Introverted Participation in Class Discussions

Confederation Discussions

I wanted to share a few articles I came across on John T. Spencer‘s blog about introverts in class discussions. Having spent the last few weeks thinking about our own participation and facilitation of class discussions, how do you feel about the points made on either side of this debate?

Jessica Lahey argues in the Atlantic that, Introverted Kids Need to Learn to Speak Up at School:

When I asked her why she puts so much effort into her children’s ability to communicate with strangers, she answered, “In order to be effective in this world, you must be able to communicate. If you can’t speak up for yourself, if you can’t muster the courage to tell the person you love that you love them, if you can’t advocate for your own safety, the world will be a very intimidating and frightening place. I don’t want my kids to be intimidated by the world.”

When a parent tells me that his or her child is simply not capable of communicating educational and emotional needs, I see a child even more in need of mastering interpersonal communication. I’m not talking about the value of communication as it relates to grades here; I am talking about the value of communication as it relates to personal health, happiness, and safety. A student who is unwilling to stand up for herself and tell me that she does not understand the difference between an adverb and a verb is also less likely to stand up for herself if she is being harassed or pressured in other areas of her life.

While Valerie Strauss counters in the Washington Post, describing Why introverts shouldn’t be forced to talk in class

I suggest that we redefine what we mean by classroom participation. Teachers often define classroom participation as a verbal response that fits into a routine that the teacher has established. (Typically, the teacher asks a question, the student responds and the teacher affirms the correctness of the answer. Students are then said to participate.)  But can students participate without speaking out loud?  Should teachers consider the times that a student gives silent assent to a question or thoughtfully jots notes for a future essay as participation?  Are these useful forms of participation?  It is important to note that one student’s silence can enable another student to speak.  Do students have a responsibility to contribute to the silence of a classroom so that others can talk, along with a responsibility to contribute verbally to the discussion?  How might silence be re-framed as a “productive” or useful contribution to classroom classrooms?  Finally, how to we create other contexts for participation such as multimedia projects where students “speak” through recorded text.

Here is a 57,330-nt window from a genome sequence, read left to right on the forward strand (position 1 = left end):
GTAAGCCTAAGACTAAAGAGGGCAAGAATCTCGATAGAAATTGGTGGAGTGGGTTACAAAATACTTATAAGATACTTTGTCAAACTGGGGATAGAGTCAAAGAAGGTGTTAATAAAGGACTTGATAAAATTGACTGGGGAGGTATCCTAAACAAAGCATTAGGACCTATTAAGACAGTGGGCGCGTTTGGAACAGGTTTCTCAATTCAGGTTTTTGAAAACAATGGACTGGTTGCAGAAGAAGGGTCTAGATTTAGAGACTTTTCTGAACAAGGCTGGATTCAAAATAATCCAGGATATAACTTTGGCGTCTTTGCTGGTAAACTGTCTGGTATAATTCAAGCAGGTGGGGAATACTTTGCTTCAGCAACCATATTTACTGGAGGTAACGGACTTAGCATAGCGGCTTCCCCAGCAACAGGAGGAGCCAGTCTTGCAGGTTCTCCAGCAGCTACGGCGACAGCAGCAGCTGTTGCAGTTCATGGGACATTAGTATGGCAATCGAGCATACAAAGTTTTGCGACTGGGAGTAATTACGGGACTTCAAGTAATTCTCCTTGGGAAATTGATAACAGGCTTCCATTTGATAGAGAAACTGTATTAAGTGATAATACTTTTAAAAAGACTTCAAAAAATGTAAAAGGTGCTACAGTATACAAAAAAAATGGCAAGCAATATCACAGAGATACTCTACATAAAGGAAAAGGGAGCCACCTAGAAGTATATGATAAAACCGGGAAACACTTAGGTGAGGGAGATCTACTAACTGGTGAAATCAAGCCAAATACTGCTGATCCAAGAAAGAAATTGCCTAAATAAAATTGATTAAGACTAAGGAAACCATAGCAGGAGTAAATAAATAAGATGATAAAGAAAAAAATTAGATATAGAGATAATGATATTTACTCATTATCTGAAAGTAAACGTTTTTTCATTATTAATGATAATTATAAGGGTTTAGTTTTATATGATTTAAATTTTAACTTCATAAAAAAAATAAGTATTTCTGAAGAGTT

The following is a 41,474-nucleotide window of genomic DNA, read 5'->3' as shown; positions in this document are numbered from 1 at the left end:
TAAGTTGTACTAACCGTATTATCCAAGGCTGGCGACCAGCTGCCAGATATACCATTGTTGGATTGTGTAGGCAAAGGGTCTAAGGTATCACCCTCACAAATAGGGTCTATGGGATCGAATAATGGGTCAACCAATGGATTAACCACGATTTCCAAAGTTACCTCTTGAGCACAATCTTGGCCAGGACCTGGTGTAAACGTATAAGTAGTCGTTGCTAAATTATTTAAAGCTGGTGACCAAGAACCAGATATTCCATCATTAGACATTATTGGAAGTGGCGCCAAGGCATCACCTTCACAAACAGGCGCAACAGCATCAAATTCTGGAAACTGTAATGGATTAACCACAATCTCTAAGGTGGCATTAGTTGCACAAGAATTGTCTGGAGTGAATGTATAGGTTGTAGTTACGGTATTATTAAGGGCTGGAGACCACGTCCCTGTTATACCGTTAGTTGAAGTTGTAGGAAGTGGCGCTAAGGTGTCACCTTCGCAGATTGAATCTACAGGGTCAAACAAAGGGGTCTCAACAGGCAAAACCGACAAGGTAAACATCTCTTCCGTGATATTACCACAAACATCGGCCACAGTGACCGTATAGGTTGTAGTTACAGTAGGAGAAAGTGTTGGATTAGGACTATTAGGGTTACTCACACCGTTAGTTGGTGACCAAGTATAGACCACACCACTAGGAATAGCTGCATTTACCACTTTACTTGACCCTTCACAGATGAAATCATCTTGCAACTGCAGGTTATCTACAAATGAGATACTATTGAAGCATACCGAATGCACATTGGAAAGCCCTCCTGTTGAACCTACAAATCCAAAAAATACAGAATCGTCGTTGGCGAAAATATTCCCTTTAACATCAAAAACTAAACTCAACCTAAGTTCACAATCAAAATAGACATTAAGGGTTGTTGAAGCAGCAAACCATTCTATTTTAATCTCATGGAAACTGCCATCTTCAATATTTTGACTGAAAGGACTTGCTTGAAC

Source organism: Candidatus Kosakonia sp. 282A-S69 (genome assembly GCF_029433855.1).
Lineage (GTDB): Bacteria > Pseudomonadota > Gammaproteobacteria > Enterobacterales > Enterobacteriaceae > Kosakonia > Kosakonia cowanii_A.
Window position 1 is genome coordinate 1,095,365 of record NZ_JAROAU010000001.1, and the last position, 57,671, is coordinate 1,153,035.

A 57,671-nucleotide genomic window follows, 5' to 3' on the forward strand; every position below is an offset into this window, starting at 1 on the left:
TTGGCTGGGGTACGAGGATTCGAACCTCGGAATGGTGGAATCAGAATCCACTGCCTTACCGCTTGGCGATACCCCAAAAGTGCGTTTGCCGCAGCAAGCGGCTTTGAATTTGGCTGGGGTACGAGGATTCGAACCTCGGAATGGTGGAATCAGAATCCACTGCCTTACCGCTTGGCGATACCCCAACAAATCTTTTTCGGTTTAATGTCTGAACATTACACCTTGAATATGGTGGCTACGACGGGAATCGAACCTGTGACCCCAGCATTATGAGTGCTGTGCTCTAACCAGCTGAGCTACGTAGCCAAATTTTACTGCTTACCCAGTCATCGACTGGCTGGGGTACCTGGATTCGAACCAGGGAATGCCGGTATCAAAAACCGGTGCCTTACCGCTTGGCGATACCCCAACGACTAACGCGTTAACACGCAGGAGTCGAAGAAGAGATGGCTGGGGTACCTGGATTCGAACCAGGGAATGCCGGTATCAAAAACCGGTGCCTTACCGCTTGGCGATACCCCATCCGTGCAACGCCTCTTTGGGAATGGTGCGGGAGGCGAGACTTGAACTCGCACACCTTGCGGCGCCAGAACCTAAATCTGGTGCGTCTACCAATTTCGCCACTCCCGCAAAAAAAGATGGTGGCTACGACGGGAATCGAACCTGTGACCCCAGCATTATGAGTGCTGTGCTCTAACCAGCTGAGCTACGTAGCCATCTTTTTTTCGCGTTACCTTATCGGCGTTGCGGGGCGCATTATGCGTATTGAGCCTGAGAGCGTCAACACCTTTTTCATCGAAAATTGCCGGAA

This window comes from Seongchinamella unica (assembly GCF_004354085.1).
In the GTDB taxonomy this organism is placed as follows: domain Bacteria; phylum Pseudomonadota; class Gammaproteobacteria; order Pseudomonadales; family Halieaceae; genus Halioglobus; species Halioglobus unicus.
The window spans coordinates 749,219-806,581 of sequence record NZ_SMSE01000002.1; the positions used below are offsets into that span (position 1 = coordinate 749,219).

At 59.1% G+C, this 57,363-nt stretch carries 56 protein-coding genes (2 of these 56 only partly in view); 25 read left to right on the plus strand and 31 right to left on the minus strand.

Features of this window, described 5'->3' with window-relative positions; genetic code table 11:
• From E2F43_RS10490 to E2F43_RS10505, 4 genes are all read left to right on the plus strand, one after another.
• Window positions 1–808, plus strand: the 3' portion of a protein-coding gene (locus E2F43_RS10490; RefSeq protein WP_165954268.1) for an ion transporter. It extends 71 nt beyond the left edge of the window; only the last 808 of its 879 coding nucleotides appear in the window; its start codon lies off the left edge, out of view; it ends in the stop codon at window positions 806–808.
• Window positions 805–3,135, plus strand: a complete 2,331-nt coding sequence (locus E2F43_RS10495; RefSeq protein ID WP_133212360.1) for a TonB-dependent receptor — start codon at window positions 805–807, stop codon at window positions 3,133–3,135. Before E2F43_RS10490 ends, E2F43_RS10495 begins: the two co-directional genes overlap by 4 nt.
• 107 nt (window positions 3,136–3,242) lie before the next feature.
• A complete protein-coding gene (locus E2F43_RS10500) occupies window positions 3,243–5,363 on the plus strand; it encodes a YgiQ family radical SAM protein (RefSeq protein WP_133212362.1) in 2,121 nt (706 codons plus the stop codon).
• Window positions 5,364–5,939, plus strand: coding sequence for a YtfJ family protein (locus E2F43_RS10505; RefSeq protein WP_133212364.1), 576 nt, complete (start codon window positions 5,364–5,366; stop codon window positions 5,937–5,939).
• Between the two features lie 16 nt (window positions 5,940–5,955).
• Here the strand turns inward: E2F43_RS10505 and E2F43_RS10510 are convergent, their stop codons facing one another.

Vulnerability Survey – Kelly & Mr. J


Today in class we did a special exercise addressing the fact that people in an elevator will always move as far away from each other as possible. We and a partner (or group of three) had to sit with our knees touching for about 30 seconds.

We weren’t allowed to look away.


We’re talking about vulnerability this week in our class, in preparation for writing This I Believe essays.

We would love to hear from you, and as many people as we can find to answer this survey. Please share our Google Form with anyone you think might be able to share their thoughts with us! These are challenging, but reflective and revealing questions to discuss, and we look forward to putting your inspiration into action in our own exploration in belief and collaborative expression in the coming weeks.

TALONS Vulnerability Survey

What we want to know:

  • How old are you?
  • Where are you from?
  • Are you a risk-taker?
  • What are you afraid of?
  • How did you deal with the situation in the last question?

Answer one, a few, or all of our questions, if you wish / want / can. We’ll appreciate whatever you might be able to share!